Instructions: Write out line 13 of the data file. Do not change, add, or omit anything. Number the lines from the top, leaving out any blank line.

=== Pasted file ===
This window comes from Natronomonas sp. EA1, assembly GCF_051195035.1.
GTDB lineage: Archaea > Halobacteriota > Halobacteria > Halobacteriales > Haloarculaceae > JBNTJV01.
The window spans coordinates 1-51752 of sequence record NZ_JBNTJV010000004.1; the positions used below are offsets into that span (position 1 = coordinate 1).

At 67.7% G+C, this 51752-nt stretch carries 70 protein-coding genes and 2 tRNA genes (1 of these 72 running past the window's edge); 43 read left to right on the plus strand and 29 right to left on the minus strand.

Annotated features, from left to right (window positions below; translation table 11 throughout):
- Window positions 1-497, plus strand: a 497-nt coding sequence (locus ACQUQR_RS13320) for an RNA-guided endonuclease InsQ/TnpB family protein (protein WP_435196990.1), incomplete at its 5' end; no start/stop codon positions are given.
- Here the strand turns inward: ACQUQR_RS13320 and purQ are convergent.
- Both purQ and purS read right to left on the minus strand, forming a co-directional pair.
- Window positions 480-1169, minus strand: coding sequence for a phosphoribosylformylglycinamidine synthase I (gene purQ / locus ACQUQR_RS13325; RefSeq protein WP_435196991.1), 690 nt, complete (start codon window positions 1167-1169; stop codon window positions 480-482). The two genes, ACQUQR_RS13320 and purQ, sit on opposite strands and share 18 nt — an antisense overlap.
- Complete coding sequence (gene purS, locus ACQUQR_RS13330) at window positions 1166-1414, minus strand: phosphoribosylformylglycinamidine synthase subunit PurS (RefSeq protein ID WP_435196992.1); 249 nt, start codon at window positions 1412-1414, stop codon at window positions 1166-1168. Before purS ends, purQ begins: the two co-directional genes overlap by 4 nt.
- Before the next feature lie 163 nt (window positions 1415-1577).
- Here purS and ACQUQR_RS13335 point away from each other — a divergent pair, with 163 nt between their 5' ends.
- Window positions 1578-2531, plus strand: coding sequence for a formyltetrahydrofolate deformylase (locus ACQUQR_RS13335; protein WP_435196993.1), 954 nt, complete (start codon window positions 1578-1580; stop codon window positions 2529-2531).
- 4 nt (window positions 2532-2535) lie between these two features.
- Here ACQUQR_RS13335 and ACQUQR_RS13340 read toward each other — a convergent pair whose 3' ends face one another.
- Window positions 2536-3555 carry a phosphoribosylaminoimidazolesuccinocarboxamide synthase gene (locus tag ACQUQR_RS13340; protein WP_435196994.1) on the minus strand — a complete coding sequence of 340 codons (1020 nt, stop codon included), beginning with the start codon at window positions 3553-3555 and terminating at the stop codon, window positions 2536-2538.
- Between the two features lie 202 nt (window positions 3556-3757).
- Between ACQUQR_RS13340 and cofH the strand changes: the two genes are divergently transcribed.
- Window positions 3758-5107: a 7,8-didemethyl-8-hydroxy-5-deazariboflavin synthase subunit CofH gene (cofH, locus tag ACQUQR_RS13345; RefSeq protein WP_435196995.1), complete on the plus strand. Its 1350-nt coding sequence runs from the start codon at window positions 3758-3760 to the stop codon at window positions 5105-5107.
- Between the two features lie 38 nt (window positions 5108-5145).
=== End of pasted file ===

- Window positions 1578-2531, plus strand: coding sequence for a formyltetrahydrofolate deformylase (locus ACQUQR_RS13335; protein WP_435196993.1), 954 nt, complete (start codon window positions 1578-1580; stop codon window positions 2529-2531).